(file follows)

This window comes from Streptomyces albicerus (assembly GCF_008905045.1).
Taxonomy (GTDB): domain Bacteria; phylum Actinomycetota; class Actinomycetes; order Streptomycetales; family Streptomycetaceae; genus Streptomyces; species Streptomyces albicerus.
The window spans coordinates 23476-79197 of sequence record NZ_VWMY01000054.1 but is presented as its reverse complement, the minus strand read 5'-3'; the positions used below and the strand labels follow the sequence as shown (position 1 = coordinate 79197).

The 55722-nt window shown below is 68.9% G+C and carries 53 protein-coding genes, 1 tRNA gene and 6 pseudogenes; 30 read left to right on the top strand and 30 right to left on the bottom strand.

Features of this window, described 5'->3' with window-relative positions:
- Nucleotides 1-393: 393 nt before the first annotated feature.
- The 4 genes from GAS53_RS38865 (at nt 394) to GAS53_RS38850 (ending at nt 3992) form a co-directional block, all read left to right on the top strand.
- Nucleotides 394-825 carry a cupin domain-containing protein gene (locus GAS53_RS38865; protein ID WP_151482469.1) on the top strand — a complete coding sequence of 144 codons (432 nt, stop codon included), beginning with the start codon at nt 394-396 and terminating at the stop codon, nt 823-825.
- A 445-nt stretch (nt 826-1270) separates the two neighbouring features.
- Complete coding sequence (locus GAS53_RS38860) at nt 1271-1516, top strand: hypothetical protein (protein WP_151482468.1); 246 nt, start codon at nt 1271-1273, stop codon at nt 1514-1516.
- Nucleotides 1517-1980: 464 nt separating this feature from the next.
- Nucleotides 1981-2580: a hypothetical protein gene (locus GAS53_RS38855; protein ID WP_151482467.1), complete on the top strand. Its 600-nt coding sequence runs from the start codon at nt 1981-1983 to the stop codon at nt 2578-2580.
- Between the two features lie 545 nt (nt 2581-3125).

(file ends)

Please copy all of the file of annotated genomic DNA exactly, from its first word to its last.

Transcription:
This window comes from Streptomyces albicerus (assembly GCF_008905045.1).
Taxonomy (GTDB): domain Bacteria; phylum Actinomycetota; class Actinomycetes; order Streptomycetales; family Streptomycetaceae; genus Streptomyces; species Streptomyces albicerus.
The window spans coordinates 23476-79197 of sequence record NZ_VWMY01000054.1 but is presented as its reverse complement, the minus strand read 5'-3'; the positions used below and the strand labels follow the sequence as shown (position 1 = coordinate 79197).

The 55722-nt window shown below is 68.9% G+C and carries 53 protein-coding genes, 1 tRNA gene and 6 pseudogenes; 30 read left to right on the top strand and 30 right to left on the bottom strand.

Features of this window, described 5'->3' with window-relative positions:
- Nucleotides 1-393: 393 nt before the first annotated feature.
- The 4 genes from GAS53_RS38865 (at nt 394) to GAS53_RS38850 (ending at nt 3992) form a co-directional block, all read left to right on the top strand.
- Nucleotides 394-825 carry a cupin domain-containing protein gene (locus GAS53_RS38865; protein ID WP_151482469.1) on the top strand — a complete coding sequence of 144 codons (432 nt, stop codon included), beginning with the start codon at nt 394-396 and terminating at the stop codon, nt 823-825.
- A 445-nt stretch (nt 826-1270) separates the two neighbouring features.
- Complete coding sequence (locus GAS53_RS38860) at nt 1271-1516, top strand: hypothetical protein (protein WP_151482468.1); 246 nt, start codon at nt 1271-1273, stop codon at nt 1514-1516.
- Nucleotides 1517-1980: 464 nt separating this feature from the next.
- Nucleotides 1981-2580: a hypothetical protein gene (locus GAS53_RS38855; protein ID WP_151482467.1), complete on the top strand. Its 600-nt coding sequence runs from the start codon at nt 1981-1983 to the stop codon at nt 2578-2580.
- Between the two features lie 545 nt (nt 2581-3125).